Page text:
Amgen v. Sandoz: Reply Briefs Submitted to Supreme Court

Amgen v. Sandoz (filgrastim)

As we previously reported, on February 16, 2016, Sandoz petitioned the United States Supreme Court for a writ of certiorari regarding the Federal Circuit’s interpretation of the BPCIA’s “notice of commercial marketing” provision—subsection (l)(8)(A)—as authorizing such notice only after FDA approval of an aBLA.

In response, on March 21, Amgen opposed Sandoz’s petition, arguing that the BPCIA explicitly allows notice of commercial marketing only after FDA approval, and that Sandoz’s petition was a poor vehicle for review for a number of reasons.  Amgen concurrently filed a conditional cross-petition, challenging the Federal Circuit’s ruling that the BPCIA’s “patent dance” is not mandatory under subsection (l)(2)(A).

As we also previously reported, on May 17, Sandoz filed its opposition to Amgen’s cross-petition, arguing that the Supreme Court should deny it because (1) Amgen did not invoke any cause of action under the BPCIA and instead was denied an injunction under its California state law claims, which require an “unlawful” act—withholding an aBLA is expressly permitted by the BPCIA and therefore not “unlawful” under California state law; and (2) the Federal Circuit correctly interpreted California state law in denying Amgen an injunction under the state law claims and “the necessity of resolving state law questions to reverse that portion of the judgment makes [Amgen’s] conditional cross-petition a poor vehicle for review.”

Most recently, Sandoz filed a reply brief in support of its petition, and Amgen filed a reply brief in support of its cross-petition.

Sandoz’s Reply Brief

Sandoz’s reply brief emphasizes the “tremendous urgency” of the case for review. Sandoz argues that “too much is at stake to accede to Amgen’s plea to postpone review” and that the Supreme “Court’s intervention is urgently needed because the Federal Circuit’s ruling will necessarily delay the market entry of every approved biosimilar, thus thwarting Congress’s goal of making less-expensive biologics available to patients and payors.”  Under the Federal Circuit’s ruling, “no biosimilar can launch until at least six months after FDA approval, necessarily granting every reference product twelve-and-a-half years without any competing biosimilar on the market.”  “Granting certiorari now,” according to Sandoz, “could prevent delay in market entry for dozens of potential biosimilars in the near term.”  Citing IMS data, Sandoz asserts that “as of December 2015, seven biosimilar applications were pending at the FDA, and at least thirty-three additional biosimilars were in the last phase of pre-application clinical trials.”  Challenging Amgen’s view that little public interest exists in the case because “Sandoz is pricing ZARXIO® at only a 15% discount,” Sandoz submits that a 15% discount on the $92 billion biologics market in 2013 would amount to a $13.8 billion “substantial consumer savings.”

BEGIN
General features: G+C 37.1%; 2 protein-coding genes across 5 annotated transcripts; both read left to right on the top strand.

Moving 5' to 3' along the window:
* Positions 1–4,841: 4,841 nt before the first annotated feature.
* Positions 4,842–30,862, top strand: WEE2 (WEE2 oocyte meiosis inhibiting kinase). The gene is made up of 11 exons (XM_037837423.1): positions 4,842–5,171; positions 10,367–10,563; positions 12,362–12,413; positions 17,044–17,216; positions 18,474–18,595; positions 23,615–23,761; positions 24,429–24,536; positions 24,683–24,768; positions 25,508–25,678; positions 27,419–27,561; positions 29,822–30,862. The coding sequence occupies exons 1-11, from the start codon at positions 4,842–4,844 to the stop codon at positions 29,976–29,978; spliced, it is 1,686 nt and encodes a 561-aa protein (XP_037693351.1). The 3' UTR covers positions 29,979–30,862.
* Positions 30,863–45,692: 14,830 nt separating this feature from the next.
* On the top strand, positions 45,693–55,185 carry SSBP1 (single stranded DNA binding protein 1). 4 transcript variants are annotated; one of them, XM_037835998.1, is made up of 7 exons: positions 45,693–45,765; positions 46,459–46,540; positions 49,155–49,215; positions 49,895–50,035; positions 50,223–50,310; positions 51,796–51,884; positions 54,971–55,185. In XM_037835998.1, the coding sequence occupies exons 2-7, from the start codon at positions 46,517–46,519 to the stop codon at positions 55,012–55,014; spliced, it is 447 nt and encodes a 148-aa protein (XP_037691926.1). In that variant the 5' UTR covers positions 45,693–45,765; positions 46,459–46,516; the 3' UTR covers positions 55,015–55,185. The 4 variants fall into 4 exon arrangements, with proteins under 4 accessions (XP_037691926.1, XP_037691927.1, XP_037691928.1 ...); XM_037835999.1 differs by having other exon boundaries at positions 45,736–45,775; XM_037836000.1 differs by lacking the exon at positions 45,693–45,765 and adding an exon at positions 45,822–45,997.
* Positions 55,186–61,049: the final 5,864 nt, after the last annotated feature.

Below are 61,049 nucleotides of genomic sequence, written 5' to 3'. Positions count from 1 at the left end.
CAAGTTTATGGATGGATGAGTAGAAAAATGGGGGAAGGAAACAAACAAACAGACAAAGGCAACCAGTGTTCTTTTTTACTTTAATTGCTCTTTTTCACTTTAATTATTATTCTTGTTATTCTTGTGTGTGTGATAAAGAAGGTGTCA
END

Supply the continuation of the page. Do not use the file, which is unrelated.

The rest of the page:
On the merits, Sandoz attacks Amgen’s interpretation of subsection (l)(8)(A).  Sandoz argues that Amgen is incorrect in asserting that the word “licensed” in subsection (l)(8)(A) is “the past tense of a verb” that means that the product must already be licensed at the time of notice.  Rather, “licensed” is “an adjective describing ‘product’” and simply identifies the biological product whose commercial marketing is relevant to measuring the 180-day period” and “not the appropriate time for notice.”  Sandoz also argues that Congress’s choice to use the phrase “subsection (k) applicant” in subsection (l)(8)(A) is important because “Congress made clear that notice can be given before or after approval because (as Amgen acknowledges) an applicant is a ‘subsection (k) applicant’ both before and after.”  Otherwise, Sandoz contends, subsection (l)(8)(A) would have instead referred to the “holder” of an approved application.”

Sandoz also rejects Amgen’s concern that notice must come only “after approval because of the ‘possibility of changes in the product or its uses’ between application and approval.”  According to Sandoz, “that rationale contradicts a central purpose of the BPCIA:  facilitating resolution of patent disputes before approval.”  In that regard, Sandoz notes that “the BPCIA created ‘artificial’ acts of infringement precisely so litigation could occur before any imminent infringement.”